|Purpose||To elect Democrats to the United States House of Representatives|
|Sean Patrick Maloney|
The Democratic Congressional Campaign Committee (DCCC, sometimes spoken of as "D triple-C" or "D-trip") is the Democratic Hill committee for the United States House of Representatives, working to elect Democrats to that body. The DCCC recruits candidates, raises funds, and organizes races in districts that are expected to yield politically notable or close elections. The structure of the committee consists, essentially, of the Chairperson (who according to current Democratic Caucus rules is a fellow member of the Caucus appointed by the party leader in the House), their staff, and other Democratic members of Congress that serve in roles supporting the functions of the committee.
The Chairperson of the DCCC is the sixth-ranking position among House Democrats, after the Speaker, the Majority Leader, the Majority Whip, the House Assistant Democratic Leader, and the Democratic Caucus Chairperson. The current chair is Sean Patrick Maloney of New York, who assumed the position in 2021.
The DCCC originated in 1866 as the Democratic National Congressional Committee.
Due to the reform of campaign finance legislation that took effect in the 2004 election cycle, the DCCC splits into two organizations a few months before each Election Day:
- One organization (the "Coordinated" campaign) can continue to stay in contact with the individual congressional campaigns, offering advice and suggestions to candidates and their staffs in each race.
- The other organization (the "Independent Expenditure" campaign), which makes independent expenditures in congressional districts on behalf of the campaigns, is not allowed to coordinate activities with the campaigns.
In recent elections, the DCCC has played an expansive role in supporting Democratic candidates with independently produced television ads and mail pieces.
Rahm Emanuel assumed the position of DCCC committee chair after the death of the previous chair, Bob Matsui, at the end of the 2004 election cycle. Emanuel led the Democratic Party's successful effort to capture the majority in the House of Representatives in the 2006 elections. After Emanuel's election as chair of the Democratic Caucus, Chris Van Hollen became committee chair for the 110th Congress and the 2008 elections. He continued through the 2010 elections. For the 2014 election cycle, Democratic Minority Leader Nancy Pelosi appointed congressman Ben Ray Luján to serve as the committee's chair.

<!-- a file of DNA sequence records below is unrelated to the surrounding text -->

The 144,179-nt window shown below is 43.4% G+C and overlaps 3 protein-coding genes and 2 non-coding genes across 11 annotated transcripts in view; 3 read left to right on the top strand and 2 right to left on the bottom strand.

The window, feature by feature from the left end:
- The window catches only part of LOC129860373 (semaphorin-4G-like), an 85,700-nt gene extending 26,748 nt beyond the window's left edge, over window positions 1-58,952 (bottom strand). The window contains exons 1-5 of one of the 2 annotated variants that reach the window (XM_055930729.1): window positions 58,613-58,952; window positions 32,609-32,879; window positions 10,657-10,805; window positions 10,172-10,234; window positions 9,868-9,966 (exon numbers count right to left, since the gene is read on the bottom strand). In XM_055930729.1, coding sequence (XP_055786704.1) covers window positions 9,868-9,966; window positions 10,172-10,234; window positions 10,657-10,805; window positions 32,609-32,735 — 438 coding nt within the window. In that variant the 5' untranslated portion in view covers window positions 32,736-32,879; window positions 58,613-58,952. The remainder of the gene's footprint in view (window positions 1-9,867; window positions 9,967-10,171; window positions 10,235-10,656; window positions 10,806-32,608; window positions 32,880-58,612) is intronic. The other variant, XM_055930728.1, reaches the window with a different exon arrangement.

After Alexandria Ocasio-Cortez won her upset congressional victory over Joe Crowley, the DCCC implemented a policy blacklisting consultants who worked for primary opponents of Democratic Party incumbents. Highly unpopular among progressives, the organization rolled back the policy in 2021.
In the 2018 election cycle, the DCCC released negative information about candidate Laura Moser, who ran for US Congress in Texas' 7th congressional district. The move backfired, as Moser gained donations and support en route to making the runoff before falling short against Lizzie Fletcher. A month after the attack on Moser, the DCCC showed preference in another Texas primary, supporting Collin Allred. The decisions were two among many similar choices made by the organization throughout its history. Similar criticism carried into the next election cycle, prompting progressive caucus member Ro Khanna to say: